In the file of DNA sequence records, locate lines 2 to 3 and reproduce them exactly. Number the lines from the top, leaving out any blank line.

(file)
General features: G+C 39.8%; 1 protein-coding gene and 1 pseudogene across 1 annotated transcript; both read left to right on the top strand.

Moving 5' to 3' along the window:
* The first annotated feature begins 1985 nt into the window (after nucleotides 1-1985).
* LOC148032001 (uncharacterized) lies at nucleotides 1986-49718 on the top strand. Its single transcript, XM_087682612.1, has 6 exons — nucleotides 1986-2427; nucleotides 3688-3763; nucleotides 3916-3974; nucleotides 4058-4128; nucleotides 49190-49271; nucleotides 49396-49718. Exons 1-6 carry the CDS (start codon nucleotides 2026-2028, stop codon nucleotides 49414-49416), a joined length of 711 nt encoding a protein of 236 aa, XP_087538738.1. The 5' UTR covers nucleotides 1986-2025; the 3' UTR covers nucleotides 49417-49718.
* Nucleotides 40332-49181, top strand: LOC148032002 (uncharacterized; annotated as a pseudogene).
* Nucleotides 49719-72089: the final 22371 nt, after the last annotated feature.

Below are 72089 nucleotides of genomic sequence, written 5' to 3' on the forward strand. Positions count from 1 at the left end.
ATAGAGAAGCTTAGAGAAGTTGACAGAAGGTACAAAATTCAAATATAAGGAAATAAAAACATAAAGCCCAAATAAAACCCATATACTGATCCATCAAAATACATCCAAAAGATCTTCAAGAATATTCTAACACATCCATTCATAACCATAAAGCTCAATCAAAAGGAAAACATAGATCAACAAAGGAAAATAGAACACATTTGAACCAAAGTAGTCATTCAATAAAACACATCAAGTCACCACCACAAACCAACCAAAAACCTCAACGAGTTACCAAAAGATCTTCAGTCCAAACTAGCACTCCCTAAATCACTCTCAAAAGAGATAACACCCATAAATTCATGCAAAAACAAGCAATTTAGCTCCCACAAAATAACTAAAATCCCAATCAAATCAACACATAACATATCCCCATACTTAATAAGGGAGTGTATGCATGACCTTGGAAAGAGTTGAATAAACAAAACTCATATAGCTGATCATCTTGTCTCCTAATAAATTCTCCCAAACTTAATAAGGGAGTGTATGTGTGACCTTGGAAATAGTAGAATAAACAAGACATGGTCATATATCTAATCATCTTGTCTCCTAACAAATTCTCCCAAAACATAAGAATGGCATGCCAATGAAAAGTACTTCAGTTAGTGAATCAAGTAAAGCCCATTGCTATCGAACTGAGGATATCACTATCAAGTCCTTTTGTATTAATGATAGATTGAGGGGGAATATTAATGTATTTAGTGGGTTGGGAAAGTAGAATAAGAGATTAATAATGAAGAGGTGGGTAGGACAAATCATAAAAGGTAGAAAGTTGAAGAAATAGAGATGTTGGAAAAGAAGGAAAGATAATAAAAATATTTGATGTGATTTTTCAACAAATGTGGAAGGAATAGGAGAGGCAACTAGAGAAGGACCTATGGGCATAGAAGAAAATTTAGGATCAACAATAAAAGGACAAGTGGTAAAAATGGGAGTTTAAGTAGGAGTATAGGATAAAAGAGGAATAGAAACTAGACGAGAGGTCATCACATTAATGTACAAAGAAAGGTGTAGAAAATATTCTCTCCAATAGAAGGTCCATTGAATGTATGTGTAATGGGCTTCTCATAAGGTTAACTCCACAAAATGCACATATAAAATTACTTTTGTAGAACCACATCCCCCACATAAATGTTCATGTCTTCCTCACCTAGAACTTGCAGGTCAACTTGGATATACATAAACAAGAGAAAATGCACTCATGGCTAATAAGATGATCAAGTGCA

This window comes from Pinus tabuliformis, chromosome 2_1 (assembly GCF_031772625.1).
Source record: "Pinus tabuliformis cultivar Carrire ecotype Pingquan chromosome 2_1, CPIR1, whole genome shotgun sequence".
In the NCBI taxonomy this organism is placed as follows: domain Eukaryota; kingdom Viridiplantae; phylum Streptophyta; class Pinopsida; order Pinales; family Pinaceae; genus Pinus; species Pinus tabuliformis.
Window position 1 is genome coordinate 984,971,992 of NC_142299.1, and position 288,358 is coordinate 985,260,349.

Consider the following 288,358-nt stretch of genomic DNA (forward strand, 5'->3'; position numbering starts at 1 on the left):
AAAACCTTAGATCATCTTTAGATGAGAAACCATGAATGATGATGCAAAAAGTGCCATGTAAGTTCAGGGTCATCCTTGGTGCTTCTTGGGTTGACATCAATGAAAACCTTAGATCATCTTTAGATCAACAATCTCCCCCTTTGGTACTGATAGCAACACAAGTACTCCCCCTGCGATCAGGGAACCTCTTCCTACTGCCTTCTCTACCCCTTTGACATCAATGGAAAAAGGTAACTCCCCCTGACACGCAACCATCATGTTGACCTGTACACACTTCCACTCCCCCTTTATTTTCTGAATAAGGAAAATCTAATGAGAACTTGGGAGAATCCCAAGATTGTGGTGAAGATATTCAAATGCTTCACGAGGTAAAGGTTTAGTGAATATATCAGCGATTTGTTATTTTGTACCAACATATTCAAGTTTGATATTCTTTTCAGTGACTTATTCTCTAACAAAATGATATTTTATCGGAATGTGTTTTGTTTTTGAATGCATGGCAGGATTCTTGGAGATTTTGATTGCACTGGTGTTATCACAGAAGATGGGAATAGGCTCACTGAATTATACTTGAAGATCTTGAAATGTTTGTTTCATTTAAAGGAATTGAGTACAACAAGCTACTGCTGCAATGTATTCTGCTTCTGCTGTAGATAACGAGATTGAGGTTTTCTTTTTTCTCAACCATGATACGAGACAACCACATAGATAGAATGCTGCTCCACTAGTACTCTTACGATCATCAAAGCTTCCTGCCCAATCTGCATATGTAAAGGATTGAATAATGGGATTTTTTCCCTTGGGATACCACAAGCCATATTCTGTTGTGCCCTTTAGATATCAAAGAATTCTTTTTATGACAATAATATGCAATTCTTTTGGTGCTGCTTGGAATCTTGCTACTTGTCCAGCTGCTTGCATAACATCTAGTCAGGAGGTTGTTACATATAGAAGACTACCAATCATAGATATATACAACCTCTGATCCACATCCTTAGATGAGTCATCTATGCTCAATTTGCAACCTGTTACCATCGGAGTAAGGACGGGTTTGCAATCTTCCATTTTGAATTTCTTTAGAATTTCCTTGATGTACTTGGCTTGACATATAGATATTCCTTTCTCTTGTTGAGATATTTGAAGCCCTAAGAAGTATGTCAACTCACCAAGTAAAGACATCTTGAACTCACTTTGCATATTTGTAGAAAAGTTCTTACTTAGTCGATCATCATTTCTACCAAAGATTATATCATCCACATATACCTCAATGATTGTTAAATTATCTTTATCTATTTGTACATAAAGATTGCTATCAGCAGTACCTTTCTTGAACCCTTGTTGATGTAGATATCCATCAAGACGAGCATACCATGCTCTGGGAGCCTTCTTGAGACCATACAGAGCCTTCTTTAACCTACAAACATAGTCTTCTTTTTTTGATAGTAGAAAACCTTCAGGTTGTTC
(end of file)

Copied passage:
Moving 5' to 3' along the window:
* The first annotated feature begins 1985 nt into the window (after nucleotides 1-1985).